EU agrees drift-net ban
Tuesday 09 June 1998
The decision is a breakthrough for environmentalists who have been campaigning for a ban for many years. Drift nets are legally used to catch tuna in the Mediterranean and parts of the Atlantic, but they also kill dolphin, swordfish and other marine mammals which get caught up.
Jack Cunningham, the fisheries minister who chaired the talks, hailed the decision. "I am very pleased that after long hard and tough negotiations we have achieved our objective," he said.
Britain pushed for drift nets to be banned as soon as possible but amid fierce protests from the Italian, French and Irish, whose fleets are most dependent on tuna fishing, ministers agreed the measure would take effect only from January 2002.
Some compensation will be paid out to the worst affected fleets to soften the blow and cover the cost of converting boats from nets to long-line fishing. But will be up to the European Commission to bring forward detailed proposals on cash compensation.
Mr Cunningham said that the licences for drift netters next year would be cut to only 40 per cent of those issued in the previous three years.
Britain has a small tuna fleet fishing mainly out of Newlyn in Cornwall. Geoff Bullis, a skipper who goes after tuna, hake and bass off the south of Ireland, travelled to Luxembourg to protest against the ban. He said that the Cornish fleet caaught only about half a dozen dolphin in total a year.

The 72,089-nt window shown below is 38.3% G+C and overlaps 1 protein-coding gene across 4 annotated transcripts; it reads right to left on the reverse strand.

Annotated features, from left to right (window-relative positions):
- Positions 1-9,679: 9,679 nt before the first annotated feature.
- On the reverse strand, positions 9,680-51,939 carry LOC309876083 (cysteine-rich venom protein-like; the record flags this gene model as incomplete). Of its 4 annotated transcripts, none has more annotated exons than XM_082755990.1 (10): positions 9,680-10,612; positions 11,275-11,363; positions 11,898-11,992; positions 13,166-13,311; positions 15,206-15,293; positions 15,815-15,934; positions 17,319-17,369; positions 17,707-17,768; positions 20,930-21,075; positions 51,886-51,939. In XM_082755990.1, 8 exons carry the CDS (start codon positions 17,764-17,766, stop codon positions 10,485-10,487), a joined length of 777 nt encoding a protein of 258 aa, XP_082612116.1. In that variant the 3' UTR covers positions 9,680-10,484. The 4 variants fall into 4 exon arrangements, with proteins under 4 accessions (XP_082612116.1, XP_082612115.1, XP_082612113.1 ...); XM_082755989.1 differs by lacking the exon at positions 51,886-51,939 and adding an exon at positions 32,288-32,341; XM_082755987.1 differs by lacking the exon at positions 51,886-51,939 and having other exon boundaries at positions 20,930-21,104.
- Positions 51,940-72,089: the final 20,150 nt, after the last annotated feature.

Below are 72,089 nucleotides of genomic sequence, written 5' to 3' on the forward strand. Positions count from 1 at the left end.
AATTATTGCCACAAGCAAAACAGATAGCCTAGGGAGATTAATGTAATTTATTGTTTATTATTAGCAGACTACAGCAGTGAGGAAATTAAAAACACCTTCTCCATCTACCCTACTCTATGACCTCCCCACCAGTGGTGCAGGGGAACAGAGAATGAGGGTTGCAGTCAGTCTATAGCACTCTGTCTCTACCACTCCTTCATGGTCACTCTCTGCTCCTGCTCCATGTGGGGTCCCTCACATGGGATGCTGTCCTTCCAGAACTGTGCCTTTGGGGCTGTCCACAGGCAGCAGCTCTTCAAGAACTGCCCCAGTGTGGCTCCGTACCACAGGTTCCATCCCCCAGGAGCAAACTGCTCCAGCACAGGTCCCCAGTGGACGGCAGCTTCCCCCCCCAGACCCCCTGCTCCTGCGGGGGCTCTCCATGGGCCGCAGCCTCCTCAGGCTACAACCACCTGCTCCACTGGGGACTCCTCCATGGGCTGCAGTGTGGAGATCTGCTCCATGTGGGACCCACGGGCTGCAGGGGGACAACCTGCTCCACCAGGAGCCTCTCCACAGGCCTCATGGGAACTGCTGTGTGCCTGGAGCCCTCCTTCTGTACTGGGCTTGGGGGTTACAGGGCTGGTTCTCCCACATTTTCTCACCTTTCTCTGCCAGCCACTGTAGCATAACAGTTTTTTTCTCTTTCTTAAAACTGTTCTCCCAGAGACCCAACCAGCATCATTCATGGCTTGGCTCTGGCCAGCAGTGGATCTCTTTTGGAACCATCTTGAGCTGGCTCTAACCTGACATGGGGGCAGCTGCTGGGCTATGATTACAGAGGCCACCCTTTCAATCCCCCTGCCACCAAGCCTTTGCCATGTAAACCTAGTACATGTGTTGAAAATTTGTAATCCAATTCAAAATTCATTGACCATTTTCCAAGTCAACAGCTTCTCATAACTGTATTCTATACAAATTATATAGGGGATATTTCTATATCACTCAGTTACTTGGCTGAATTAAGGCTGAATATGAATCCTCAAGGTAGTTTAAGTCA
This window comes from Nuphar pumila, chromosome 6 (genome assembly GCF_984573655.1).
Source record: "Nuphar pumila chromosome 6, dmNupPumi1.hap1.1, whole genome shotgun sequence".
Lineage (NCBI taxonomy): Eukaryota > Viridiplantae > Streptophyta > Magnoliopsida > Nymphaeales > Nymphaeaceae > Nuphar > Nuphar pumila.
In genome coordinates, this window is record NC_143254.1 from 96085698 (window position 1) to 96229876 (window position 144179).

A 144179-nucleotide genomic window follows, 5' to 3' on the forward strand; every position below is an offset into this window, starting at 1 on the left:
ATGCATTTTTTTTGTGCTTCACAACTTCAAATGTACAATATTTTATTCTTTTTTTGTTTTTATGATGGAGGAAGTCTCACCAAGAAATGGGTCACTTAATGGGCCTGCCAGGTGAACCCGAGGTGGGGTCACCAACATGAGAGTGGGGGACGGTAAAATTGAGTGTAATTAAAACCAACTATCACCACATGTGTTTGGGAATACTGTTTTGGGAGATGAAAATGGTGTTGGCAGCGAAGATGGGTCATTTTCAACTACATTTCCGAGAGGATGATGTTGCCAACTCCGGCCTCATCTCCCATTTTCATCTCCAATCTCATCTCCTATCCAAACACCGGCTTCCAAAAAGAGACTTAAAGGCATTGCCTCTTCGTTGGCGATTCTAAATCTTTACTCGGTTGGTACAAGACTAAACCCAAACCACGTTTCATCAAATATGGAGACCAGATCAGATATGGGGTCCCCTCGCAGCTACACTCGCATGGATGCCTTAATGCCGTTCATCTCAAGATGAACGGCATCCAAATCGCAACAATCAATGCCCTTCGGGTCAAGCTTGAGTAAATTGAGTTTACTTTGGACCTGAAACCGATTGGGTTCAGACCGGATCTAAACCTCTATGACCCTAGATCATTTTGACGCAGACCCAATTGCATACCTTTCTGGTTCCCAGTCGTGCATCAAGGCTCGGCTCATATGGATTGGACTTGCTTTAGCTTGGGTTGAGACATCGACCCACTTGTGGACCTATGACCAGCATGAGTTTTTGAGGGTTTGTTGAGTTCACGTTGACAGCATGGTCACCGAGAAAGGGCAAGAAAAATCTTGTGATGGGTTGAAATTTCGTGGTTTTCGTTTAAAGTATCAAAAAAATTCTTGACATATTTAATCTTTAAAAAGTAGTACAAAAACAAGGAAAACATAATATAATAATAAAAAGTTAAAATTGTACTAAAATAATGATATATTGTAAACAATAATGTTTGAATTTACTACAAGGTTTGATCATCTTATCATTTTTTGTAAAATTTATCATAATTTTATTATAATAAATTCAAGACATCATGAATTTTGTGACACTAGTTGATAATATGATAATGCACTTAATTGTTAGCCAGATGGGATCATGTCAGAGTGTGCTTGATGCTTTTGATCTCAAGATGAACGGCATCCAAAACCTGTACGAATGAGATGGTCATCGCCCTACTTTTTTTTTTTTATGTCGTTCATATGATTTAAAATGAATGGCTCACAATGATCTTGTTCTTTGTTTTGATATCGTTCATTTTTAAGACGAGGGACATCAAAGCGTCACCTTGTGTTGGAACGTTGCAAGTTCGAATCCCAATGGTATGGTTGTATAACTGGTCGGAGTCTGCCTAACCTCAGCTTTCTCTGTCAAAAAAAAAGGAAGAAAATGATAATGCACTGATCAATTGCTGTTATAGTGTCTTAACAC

"This has got nothing to do with dolphins, it is about handing over our tuna fishing to the Spanish. I am particularly upset because we have an asshole for a minister who is leading the drive to close us down. I predict we will have no tuna fishery in Britain in four years' time," Mr Bullis said.
Spain, which converted most of its fleet from drift nets to long-line fishing some years ago, has been in the forefront of calls for a Europe ban - a cynical exercise, say rival fleets, to ensure that Spanish boats will enjoy a tuna monopoly which will bring prices up.
Britain had previously opposed a drift-net ban but Elliot Morley, the fisheries minister, switched camps after winning an exemption for Baltic Sea salmon and sea trout fishing.
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